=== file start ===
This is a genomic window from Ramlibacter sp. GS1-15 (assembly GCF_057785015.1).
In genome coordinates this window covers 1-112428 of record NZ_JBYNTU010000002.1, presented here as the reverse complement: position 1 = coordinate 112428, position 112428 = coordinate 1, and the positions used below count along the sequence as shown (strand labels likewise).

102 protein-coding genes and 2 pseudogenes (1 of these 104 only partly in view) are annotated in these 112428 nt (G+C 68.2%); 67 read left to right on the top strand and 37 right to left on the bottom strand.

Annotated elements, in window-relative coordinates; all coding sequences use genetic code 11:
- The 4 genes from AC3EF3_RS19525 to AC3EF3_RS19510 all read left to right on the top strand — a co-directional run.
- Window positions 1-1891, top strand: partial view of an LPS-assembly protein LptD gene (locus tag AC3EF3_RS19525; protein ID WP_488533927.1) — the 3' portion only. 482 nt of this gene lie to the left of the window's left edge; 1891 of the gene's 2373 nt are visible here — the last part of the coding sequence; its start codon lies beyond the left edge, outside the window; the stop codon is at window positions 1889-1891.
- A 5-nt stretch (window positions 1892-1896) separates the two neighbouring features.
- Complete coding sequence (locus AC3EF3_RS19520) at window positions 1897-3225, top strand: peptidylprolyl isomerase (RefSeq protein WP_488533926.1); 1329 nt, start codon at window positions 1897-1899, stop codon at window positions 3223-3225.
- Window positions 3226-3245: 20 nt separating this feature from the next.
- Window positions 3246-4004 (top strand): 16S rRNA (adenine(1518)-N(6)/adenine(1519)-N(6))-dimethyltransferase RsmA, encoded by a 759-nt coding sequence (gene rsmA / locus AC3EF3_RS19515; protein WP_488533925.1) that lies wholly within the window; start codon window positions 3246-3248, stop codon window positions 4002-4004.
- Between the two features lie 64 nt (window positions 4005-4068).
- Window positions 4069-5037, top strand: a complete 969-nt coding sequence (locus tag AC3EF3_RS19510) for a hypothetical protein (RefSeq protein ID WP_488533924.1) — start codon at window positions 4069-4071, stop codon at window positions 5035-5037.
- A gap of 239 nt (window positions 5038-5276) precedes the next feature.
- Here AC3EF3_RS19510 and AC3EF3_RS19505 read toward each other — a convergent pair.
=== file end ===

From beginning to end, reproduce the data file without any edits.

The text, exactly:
This is a genomic window from Ramlibacter sp. GS1-15 (assembly GCF_057785015.1).
In genome coordinates this window covers 1-112428 of record NZ_JBYNTU010000002.1, presented here as the reverse complement: position 1 = coordinate 112428, position 112428 = coordinate 1, and the positions used below count along the sequence as shown (strand labels likewise).

102 protein-coding genes and 2 pseudogenes (1 of these 104 only partly in view) are annotated in these 112428 nt (G+C 68.2%); 67 read left to right on the top strand and 37 right to left on the bottom strand.

Annotated elements, in window-relative coordinates; all coding sequences use genetic code 11:
- The 4 genes from AC3EF3_RS19525 to AC3EF3_RS19510 all read left to right on the top strand — a co-directional run.
- Window positions 1-1891, top strand: partial view of an LPS-assembly protein LptD gene (locus tag AC3EF3_RS19525; protein ID WP_488533927.1) — the 3' portion only. 482 nt of this gene lie to the left of the window's left edge; 1891 of the gene's 2373 nt are visible here — the last part of the coding sequence; its start codon lies beyond the left edge, outside the window; the stop codon is at window positions 1889-1891.
- A 5-nt stretch (window positions 1892-1896) separates the two neighbouring features.
- Complete coding sequence (locus AC3EF3_RS19520) at window positions 1897-3225, top strand: peptidylprolyl isomerase (RefSeq protein WP_488533926.1); 1329 nt, start codon at window positions 1897-1899, stop codon at window positions 3223-3225.
- Window positions 3226-3245: 20 nt separating this feature from the next.
- Window positions 3246-4004 (top strand): 16S rRNA (adenine(1518)-N(6)/adenine(1519)-N(6))-dimethyltransferase RsmA, encoded by a 759-nt coding sequence (gene rsmA / locus AC3EF3_RS19515; protein WP_488533925.1) that lies wholly within the window; start codon window positions 3246-3248, stop codon window positions 4002-4004.
- Between the two features lie 64 nt (window positions 4005-4068).
- Window positions 4069-5037, top strand: a complete 969-nt coding sequence (locus tag AC3EF3_RS19510) for a hypothetical protein (RefSeq protein ID WP_488533924.1) — start codon at window positions 4069-4071, stop codon at window positions 5035-5037.
- A gap of 239 nt (window positions 5038-5276) precedes the next feature.
- Here AC3EF3_RS19510 and AC3EF3_RS19505 read toward each other — a convergent pair.